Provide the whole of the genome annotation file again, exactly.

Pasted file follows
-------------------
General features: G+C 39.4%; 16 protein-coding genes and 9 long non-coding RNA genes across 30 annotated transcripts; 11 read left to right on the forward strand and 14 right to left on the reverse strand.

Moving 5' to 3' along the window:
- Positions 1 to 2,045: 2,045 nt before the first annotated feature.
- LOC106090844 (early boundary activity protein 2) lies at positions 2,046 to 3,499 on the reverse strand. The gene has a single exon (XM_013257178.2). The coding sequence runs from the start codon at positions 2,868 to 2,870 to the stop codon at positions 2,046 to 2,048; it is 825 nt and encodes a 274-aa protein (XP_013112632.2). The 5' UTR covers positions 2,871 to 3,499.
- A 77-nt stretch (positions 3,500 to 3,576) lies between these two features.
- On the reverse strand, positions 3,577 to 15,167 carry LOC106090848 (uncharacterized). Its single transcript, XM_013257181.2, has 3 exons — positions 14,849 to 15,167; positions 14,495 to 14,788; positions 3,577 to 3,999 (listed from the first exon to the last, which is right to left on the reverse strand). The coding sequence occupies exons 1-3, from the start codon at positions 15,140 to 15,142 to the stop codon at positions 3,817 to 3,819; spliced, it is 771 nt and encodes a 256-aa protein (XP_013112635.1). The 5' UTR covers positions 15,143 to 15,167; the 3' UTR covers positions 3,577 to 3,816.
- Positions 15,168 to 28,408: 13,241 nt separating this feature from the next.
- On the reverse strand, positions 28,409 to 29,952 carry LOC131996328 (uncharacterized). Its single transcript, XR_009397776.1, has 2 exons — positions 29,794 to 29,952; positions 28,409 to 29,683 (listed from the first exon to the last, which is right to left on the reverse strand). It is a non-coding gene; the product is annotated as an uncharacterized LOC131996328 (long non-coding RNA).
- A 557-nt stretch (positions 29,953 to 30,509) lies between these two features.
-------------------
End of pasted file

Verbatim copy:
General features: G+C 39.4%; 16 protein-coding genes and 9 long non-coding RNA genes across 30 annotated transcripts; 11 read left to right on the forward strand and 14 right to left on the reverse strand.

Moving 5' to 3' along the window:
- Positions 1 to 2,045: 2,045 nt before the first annotated feature.
- LOC106090844 (early boundary activity protein 2) lies at positions 2,046 to 3,499 on the reverse strand. The gene has a single exon (XM_013257178.2). The coding sequence runs from the start codon at positions 2,868 to 2,870 to the stop codon at positions 2,046 to 2,048; it is 825 nt and encodes a 274-aa protein (XP_013112632.2). The 5' UTR covers positions 2,871 to 3,499.
- A 77-nt stretch (positions 3,500 to 3,576) lies between these two features.
- On the reverse strand, positions 3,577 to 15,167 carry LOC106090848 (uncharacterized). Its single transcript, XM_013257181.2, has 3 exons — positions 14,849 to 15,167; positions 14,495 to 14,788; positions 3,577 to 3,999 (listed from the first exon to the last, which is right to left on the reverse strand). The coding sequence occupies exons 1-3, from the start codon at positions 15,140 to 15,142 to the stop codon at positions 3,817 to 3,819; spliced, it is 771 nt and encodes a 256-aa protein (XP_013112635.1). The 5' UTR covers positions 15,143 to 15,167; the 3' UTR covers positions 3,577 to 3,816.
- Positions 15,168 to 28,408: 13,241 nt separating this feature from the next.
- On the reverse strand, positions 28,409 to 29,952 carry LOC131996328 (uncharacterized). Its single transcript, XR_009397776.1, has 2 exons — positions 29,794 to 29,952; positions 28,409 to 29,683 (listed from the first exon to the last, which is right to left on the reverse strand). It is a non-coding gene; the product is annotated as an uncharacterized LOC131996328 (long non-coding RNA).
- A 557-nt stretch (positions 29,953 to 30,509) lies between these two features.